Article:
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About the Bourne Stream

 About the Stream

 Designations

 Wildlife

 Bourne Valley SSSI

 Bourne Valley LNR

 Alder Hills LNR

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Bournemouth Pier and bathing beachThe Bourne Stream flows for 7km from Poole through the heart of Bournemouth to the beach at Bournemouth Pier. 

The Bourne Stream Partnership has been formed to improve, protect and enhance this green valley corridor.

Description

The stream comprises two main tributaries totalling just over 13km of waterway; of this total length 5.7km is culverted and 7.5m is open stream.

It has a drainage catchment of some 14km, about 70% of which lies within the Borough of Poole.

Downstream of Ringwood Road (click to enlarge)In the upper reaches, the catchment boundaries are approximately defined by Ringwood Road to the west, Wallisdown Road to the north and Ashley Road/Poole Road to the south.  In the lower reaches, the catchment width gradually narrows towards the outfall in Poole Bay. 

The overall fall between the highest levels in the upper catchment to the Poole Bay outfall is approx. 60m, giving an overall gradient of approx. 1:100 which is considered to be steep.  The total extent of industrial development in relation to residential development is small, and is typically light industry.

The geology of the catchment area consists of Eocene marine beds referred to as the Poole Formation (formerly known as Bagshot Beds); these are largely sands with seams of pebbles and clay overlain with gravels high up the valley.

The Bourne stream at Talbot Heath (click to enlarge)The majority of the upper and middle catchment is of national and international importance, designated in 1985 as a Site of Special Scientific Interest (SSSI).  It is also a component of the Dorset Heathlands Special Protection Area (SPA), a RAMSAR site (internationally important wetland), and candidate SAC due to its heathland flora and fauna which supports all six British reptiles, including the endangered Sand Lizard and Smooth Snake.

The lower catchment is of high amenity value with public access to the formal English Heritage Grade II* listed gardens and Bournemouth Pier bathing beach.  A number of improvements have been introduced to the stream here, including the introduction of weirs to improve aeration, channel improvements and the encouragement of a wetland habitat area.

Hydrology

The stream is fed from a number of sources but there is little documentary evidence and the actual origins of some are unknown.  The head of the stream consists of three culverts emerging from below Ringwood Road; it is believed that one drains Canford Heath, one is fed from the Sembcorp Bournemouth Water works at Francis Avenue and the third is supplied by road runoff.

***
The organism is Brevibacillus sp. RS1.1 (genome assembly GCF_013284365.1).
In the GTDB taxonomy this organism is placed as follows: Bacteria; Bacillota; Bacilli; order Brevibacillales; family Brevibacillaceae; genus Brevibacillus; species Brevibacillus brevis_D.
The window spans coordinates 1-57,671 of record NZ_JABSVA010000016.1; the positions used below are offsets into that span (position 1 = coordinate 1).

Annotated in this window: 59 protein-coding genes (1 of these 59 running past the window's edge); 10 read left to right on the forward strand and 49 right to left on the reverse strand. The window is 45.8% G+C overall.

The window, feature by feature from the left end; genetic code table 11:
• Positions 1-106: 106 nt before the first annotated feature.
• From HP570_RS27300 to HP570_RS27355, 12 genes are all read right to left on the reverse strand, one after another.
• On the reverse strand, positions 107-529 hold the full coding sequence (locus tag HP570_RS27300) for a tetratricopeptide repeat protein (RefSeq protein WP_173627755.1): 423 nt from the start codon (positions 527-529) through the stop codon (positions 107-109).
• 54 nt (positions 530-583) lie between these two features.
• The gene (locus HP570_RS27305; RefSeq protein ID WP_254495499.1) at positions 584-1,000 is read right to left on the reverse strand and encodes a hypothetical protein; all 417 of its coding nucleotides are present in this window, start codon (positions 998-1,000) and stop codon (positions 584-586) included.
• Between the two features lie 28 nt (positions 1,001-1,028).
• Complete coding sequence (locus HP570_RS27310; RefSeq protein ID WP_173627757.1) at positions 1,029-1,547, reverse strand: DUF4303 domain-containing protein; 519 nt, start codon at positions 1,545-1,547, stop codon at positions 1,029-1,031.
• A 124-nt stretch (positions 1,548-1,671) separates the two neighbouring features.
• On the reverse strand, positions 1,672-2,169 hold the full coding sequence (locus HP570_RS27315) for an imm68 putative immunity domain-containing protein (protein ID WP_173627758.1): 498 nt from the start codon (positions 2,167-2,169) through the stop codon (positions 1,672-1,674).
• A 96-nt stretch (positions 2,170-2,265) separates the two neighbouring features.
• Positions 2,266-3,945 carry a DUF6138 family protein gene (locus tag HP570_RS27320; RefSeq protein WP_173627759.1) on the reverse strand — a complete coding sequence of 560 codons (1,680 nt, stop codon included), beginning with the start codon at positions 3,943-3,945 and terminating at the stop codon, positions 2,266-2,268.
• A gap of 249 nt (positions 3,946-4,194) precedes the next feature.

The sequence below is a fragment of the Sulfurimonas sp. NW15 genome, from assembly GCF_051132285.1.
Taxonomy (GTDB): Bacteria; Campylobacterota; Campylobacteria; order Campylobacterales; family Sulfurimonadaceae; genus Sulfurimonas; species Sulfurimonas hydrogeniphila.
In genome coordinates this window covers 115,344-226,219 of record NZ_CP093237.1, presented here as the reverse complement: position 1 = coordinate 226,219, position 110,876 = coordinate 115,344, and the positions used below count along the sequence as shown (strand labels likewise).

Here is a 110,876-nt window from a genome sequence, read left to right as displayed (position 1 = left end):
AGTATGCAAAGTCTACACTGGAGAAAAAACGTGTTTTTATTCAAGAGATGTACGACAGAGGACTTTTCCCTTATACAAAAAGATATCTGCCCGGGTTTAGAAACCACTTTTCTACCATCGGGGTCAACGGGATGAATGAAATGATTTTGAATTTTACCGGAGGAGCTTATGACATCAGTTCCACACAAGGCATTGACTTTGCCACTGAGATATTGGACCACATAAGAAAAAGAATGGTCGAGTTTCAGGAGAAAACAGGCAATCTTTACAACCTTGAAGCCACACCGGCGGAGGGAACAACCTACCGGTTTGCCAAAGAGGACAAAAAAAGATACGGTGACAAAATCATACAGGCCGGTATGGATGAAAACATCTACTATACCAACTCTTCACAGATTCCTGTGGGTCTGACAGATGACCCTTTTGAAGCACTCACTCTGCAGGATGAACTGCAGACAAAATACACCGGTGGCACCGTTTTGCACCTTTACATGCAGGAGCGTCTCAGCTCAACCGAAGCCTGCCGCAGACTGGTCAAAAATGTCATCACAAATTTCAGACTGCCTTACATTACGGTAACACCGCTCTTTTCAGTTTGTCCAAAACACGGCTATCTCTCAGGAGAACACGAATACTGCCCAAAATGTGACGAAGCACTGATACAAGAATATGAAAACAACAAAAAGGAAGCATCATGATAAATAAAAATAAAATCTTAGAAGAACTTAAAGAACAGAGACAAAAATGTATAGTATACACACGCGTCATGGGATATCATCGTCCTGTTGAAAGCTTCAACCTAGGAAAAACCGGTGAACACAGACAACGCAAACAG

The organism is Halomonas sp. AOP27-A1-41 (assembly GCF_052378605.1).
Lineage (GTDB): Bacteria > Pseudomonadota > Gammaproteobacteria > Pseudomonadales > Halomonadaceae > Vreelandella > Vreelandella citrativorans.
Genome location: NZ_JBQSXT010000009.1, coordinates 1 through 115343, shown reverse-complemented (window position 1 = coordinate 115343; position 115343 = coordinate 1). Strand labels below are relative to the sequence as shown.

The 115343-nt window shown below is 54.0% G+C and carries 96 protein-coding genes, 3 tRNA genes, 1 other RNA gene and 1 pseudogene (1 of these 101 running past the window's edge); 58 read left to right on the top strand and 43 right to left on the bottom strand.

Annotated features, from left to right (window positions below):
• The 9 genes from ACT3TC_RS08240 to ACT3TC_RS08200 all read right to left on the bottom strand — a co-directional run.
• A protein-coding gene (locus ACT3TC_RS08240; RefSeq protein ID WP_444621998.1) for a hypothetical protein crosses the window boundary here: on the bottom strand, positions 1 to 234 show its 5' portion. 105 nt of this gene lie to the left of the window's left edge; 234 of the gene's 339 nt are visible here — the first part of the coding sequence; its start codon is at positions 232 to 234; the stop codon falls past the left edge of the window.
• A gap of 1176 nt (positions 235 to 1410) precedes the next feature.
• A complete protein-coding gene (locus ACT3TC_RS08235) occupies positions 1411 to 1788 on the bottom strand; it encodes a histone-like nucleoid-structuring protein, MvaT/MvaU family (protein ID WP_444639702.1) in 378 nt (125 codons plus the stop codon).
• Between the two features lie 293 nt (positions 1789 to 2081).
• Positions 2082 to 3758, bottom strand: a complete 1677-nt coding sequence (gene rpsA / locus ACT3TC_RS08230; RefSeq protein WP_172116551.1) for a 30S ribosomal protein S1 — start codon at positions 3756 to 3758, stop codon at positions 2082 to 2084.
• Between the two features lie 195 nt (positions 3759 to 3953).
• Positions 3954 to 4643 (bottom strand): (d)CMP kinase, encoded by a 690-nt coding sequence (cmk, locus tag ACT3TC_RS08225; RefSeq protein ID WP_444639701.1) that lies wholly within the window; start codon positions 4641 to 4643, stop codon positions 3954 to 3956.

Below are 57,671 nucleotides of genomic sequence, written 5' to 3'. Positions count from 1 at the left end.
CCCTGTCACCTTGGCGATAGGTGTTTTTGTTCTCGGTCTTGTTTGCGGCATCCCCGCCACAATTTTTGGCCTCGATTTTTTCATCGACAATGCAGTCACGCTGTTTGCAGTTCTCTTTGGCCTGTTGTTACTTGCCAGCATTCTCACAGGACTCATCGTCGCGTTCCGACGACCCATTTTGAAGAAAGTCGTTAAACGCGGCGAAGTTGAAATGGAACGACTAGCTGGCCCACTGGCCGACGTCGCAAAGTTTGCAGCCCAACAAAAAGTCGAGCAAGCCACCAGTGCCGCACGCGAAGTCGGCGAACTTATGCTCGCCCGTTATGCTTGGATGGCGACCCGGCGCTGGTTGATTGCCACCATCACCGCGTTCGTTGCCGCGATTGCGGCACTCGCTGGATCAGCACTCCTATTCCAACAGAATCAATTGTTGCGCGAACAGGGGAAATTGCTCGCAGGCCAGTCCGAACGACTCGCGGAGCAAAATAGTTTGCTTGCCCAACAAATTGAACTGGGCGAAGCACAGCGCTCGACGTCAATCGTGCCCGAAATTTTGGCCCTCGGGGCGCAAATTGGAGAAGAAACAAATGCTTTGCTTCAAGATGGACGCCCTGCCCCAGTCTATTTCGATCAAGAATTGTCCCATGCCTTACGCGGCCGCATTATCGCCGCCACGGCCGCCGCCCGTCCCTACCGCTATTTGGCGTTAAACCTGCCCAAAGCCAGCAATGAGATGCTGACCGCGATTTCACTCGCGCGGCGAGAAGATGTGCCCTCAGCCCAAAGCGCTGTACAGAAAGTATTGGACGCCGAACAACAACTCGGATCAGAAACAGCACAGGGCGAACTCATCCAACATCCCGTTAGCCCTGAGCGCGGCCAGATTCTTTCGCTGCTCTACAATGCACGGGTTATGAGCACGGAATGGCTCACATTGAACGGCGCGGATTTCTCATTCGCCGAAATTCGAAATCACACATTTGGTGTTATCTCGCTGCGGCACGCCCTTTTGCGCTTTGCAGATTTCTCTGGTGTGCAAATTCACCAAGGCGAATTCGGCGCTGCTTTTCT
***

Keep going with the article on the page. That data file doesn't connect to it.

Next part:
The stream is also fed by natural seeps and flushes, and there are 62 documented surface water discharges to the watercourse.

The issues

Downstream of Central Gardens, Bournemouth (click to enlarge)As picturesque as the valley might be, there is a recurring problem with stream water quality which can impact on the bathing beach.  

The Bourne Stream experiences problems of diffuse pollution and flooding typical of any stream passing through a densely urbanized area.  The high number of impermeable surfaces and lack of vegetation mean that infiltration rates are lowered and runoff is greatly increased, especially during periods of high rainfall.  

Surface water drainage pipes discharge directly into the stream at regular intervals, as does the system of longitudinal land drains in naturally marshy areas of the gardens.

Lower Gardens, BournemouthPeriods of poor water quality follow severe rainfall particularly after dry summer conditions.  The resultant first flush from drainage, and from sewer misconnections, can lead to bacterial contamination of the stream and the bathing beach.

It is now known that these first flush events, coupled with the short distance stream water travels to the coast, result in the failure of Bournemouth Pier bathing beach to meet the higher Guideline standards required by the EC Bathing Water Directive 1976

As a result the beach, hugely popular with residents and visitors alike, has failed to win the prestigious Blue Flag in 11 of the last 13 years, despite significant investment in reducing point source inputs.

The remedy?

One solution to the problem of bathing water quality would be to extend the outfall pipe at Bournemouth Pier to a high dispersal area further out to sea, where 'brown water' from the stream would be unlikely to impact on bathing water.  The cost of such a major project would, however, run into the millions of pounds, and fail to address the issue of stream water quality or wildlife habitat.

The diffuse pollution problem is being addressed by more sustainable and challenging methods, principally by the installation of in-stream features, such as the lagoons & wetland at Alderney, and the ponds at Coy Pond Gardens to slow down flows, allow sediment to settle and pollutants to degrade naturally.  These features are known as SUDS.  

At the same time there is an on-going initiative by Wessex Water, known as Operation Stream Clean, which aims to reduce sewage pollution entering the stream, and a programme of education and awareness that we hope will help local residents and business to reduce their own impacts on water quality.  We are also looking at source controls and end-of-pipe solutions, both of which are intended to reduce the amount of pollution entering the stream.

Much of the Partnership's work has been funded by an Environment Agency Research & Development budget; it is hoped that lessons learned from implementing (or retro-fitting) here might be applied to other UK waterways.

References:

Bournemouth & West Hampshire Water (1988) 1863/1988 - 125 years of service.  BWHW Press.

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